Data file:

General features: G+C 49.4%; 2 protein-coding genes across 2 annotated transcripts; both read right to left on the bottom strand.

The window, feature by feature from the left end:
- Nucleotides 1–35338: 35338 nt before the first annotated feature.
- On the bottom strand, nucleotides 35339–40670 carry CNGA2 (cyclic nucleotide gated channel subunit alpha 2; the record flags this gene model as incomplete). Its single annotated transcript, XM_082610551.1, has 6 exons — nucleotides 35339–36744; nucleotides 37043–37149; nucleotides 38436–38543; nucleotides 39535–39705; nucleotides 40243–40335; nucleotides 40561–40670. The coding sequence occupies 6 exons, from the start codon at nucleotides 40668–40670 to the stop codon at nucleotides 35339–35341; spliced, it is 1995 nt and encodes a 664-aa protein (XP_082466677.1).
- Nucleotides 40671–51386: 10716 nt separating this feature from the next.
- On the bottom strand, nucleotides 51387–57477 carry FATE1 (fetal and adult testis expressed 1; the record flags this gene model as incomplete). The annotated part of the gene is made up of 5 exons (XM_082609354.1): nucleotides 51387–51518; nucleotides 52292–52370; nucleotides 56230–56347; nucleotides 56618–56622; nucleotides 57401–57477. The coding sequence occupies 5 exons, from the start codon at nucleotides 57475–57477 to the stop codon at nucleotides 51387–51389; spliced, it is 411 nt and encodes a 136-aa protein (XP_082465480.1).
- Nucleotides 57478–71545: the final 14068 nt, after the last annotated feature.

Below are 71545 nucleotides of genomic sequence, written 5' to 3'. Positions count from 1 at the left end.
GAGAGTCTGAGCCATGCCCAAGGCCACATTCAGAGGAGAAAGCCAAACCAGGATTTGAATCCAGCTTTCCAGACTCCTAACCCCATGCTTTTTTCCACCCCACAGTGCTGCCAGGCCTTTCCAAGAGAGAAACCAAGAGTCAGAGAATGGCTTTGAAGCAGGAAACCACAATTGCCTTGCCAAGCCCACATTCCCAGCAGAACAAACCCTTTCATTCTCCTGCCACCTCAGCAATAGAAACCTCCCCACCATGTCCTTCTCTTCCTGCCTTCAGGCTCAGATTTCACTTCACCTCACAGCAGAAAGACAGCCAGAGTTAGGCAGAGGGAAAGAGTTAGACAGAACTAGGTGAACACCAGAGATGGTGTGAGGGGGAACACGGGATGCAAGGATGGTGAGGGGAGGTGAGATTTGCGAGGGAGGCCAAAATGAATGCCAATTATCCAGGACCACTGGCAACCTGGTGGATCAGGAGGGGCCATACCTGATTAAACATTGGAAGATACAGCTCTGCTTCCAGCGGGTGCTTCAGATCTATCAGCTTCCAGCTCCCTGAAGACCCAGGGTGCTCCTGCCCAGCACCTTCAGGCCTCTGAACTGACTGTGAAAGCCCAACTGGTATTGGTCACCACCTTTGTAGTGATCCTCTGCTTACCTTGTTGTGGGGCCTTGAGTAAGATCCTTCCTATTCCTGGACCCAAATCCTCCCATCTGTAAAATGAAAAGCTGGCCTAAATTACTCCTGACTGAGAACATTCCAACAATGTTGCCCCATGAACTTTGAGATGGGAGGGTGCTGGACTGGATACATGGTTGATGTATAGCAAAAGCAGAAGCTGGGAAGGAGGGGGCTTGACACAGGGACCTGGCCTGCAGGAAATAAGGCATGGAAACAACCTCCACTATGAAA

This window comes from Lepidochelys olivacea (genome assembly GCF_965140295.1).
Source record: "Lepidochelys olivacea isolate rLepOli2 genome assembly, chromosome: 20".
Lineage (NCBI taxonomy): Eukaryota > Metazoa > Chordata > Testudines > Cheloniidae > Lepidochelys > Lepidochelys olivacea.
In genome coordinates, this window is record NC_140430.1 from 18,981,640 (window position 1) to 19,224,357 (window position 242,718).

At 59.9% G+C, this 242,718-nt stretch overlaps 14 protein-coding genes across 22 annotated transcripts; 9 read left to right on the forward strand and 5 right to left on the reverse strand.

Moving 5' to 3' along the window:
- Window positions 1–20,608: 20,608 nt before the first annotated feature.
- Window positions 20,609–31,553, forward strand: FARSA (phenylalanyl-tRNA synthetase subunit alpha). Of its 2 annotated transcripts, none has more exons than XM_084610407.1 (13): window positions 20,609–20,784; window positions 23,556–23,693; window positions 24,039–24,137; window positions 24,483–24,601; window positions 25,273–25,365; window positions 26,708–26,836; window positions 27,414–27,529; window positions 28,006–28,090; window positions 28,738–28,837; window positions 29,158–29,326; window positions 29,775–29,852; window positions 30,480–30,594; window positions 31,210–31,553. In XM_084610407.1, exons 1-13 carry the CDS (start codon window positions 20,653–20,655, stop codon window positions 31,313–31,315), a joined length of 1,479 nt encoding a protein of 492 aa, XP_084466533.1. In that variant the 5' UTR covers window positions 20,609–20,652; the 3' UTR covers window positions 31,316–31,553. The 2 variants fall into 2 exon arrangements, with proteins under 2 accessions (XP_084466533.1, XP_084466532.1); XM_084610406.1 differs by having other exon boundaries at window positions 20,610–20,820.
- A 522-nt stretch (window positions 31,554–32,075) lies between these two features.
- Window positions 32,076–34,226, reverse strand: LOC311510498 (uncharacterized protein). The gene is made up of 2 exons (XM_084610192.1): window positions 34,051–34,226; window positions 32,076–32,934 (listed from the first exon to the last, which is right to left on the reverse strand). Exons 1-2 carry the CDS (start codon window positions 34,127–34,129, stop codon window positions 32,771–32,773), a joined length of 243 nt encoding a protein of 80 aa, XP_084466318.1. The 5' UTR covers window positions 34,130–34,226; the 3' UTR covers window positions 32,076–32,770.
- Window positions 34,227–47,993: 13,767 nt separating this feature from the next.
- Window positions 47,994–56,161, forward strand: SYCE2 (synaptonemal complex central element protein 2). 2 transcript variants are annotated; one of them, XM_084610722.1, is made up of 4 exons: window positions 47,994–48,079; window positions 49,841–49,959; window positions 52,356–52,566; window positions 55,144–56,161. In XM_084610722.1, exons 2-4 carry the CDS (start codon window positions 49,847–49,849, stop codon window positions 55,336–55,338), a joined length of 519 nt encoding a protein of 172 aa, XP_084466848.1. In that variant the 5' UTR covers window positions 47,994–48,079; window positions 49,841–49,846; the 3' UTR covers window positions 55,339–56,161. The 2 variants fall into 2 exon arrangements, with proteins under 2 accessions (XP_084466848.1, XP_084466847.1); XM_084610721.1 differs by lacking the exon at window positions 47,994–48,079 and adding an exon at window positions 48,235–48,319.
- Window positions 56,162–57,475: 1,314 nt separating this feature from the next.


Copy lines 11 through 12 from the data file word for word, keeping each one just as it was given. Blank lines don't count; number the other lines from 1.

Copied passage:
Source record: "Lepidochelys olivacea isolate rLepOli2 genome assembly, chromosome: 20".
Lineage (NCBI taxonomy): Eukaryota > Metazoa > Chordata > Testudines > Cheloniidae > Lepidochelys > Lepidochelys olivacea.